Bahamas Relief

Dr. Zach Terwilliger, from left, Dr. John Shedd, Paramedic Brandon Perry, Dr. Jen Busciglio and Dr. Jason Busciglio recently provided medical assistance to people hard hit by Hurricane Dorian in the Bahamas.

Dr. Zachary Terwilliger, a Halifax Health Emergency Department physician, was attending to a big emergency recently.

He was with one of the first medical teams to go there and treat storm victims, and he plans on going back.

Dr. Terwilliger described how loss of life was much greater than was being reported by national news outlets, and how devastating the conditions were with thousands of people missing or dead. Yet, at the same time, he believed the strength and resilience of the Bahamian people will get them through the crisis.

The doctor has fond memories of vacationing in the Bahamas over the years, particularly in Green Turtle Cay where he and Dr. John Shedd of Palm Beach ended up going. When Hurricane Dorian happened, his first thought was how he could help.

“I learned to free dive and spear fish there as a young kid,” he said. “I just love the people there. They are very independent, resourceful and just very caring people. They are tough as nails. That’s one thing that hit home with me. Why did this happen to people that I love. As an ER doctor, I recognized there was something I could do.”

At that point he contacted Dr. John Shedd, former Volusia County EMS director who also has spent significant time in the Bahamas. Together they made the trip and saw more than 100 patients in their first two days (from an island population with only about 450 people). They didn’t have labs; they had a blood pressure monitor and a glucose monitor and “had to figure it out.”

“The thing with emergency medicine is you have to be willing to see everything that walks in the door,” Dr. Terwilliger said. “Anything from a simple rash to a complex shooting event.”

He said having that wide range of skills was exactly what was needed to help in the Bahamas. He was told to bring work gloves along with medical expertise as the needs were so great in so many areas.

“We went from treating patients to clearing brush and helping people with their homes,” the doctor said. “I dare say 90% of the homes (in Green Turtle Cay) were reduced to sticks and rubble. Nearly every island in the outer Bahamas were destroyed. The eye wall (of Dorian) sat on top of these places for 24 hours with reports of winds of 200-250 mph for 24 hours.”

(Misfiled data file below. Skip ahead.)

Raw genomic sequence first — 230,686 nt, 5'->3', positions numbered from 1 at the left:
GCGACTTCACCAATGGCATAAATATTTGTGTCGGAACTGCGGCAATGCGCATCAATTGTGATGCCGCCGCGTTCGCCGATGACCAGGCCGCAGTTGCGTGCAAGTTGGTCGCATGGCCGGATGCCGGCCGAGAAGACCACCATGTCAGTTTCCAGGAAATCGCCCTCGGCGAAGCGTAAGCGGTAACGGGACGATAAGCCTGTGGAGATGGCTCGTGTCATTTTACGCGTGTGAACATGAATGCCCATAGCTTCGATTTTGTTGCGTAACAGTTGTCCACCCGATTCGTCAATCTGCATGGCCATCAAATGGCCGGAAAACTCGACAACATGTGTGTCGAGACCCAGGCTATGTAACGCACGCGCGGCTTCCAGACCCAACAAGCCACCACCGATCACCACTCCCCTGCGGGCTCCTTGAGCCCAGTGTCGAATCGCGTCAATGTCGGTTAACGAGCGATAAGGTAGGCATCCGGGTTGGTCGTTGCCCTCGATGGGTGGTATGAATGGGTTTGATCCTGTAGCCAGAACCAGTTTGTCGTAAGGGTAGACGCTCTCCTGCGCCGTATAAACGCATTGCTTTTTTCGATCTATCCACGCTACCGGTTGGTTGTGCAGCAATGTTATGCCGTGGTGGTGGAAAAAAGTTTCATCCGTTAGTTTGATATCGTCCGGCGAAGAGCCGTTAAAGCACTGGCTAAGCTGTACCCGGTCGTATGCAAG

Their base was a small clinic that had to be adapted for emergency care. Dehydration was one of the biggest issues the doctors encountered as people went right back to trying to fix their homes without fresh water. Skin and soft tissue infections were common, as were diabetes issues, typhoid, cholera, and even depression and near psychosis.

“These people have never been confronted with anything like this before” Dr. Terwilliger said. “And people didn’t mind waiting. They were happy just to see the clinic was up and running. It gave them hope.”

He added, “It was incredibly sad and upsetting to see a place you’ve always held in your heart as a beautiful place. I really just didn’t have words to describe the kind of destruction there really was. To see century-old homes reduced to rubble. We were ready for anything, but it was still a culture shock. The same would have been done to us if that storm had turned.

“These people lost their homes, know people that lost their lives, but the next day were helping each other,” Dr. Terwilliger said. “That was one of the more striking things. Bahamians were saving Bahamians. Green Turtle Cay in the Bahamas is going to be back because of the Bahamian people.”

He stayed in a home that had a generator and slept with a dozen others on cots and mattresses on the ground in a living room. “The guys that were running the operation were boat mates and boat captains that love the Bahamas just like I do” he said.

On the flip side, Dr. Terwilliger also saw what happens when people get desperate, with looting and crime.

Dr. Terwilliger grew up in New Smyrna Beach where he still resides. He hopes to go back in October to both Green Turtle Cay and Treasure Cay.

Direct Relief was the organization that donated all of their medical supplies, antibiotics, primary care medicine and wound care supplies. He described the operation he had with Dr. Shedd as a mobile emergency department. Dr. Terwilliger recommended donations go there or to Go Fund Me pages for Green Turtle Cay Relief or Hurricane Dorian Relief. He said those donations go directly to the people of Green Turtle Cay. Sol Relief is another good place to donate.

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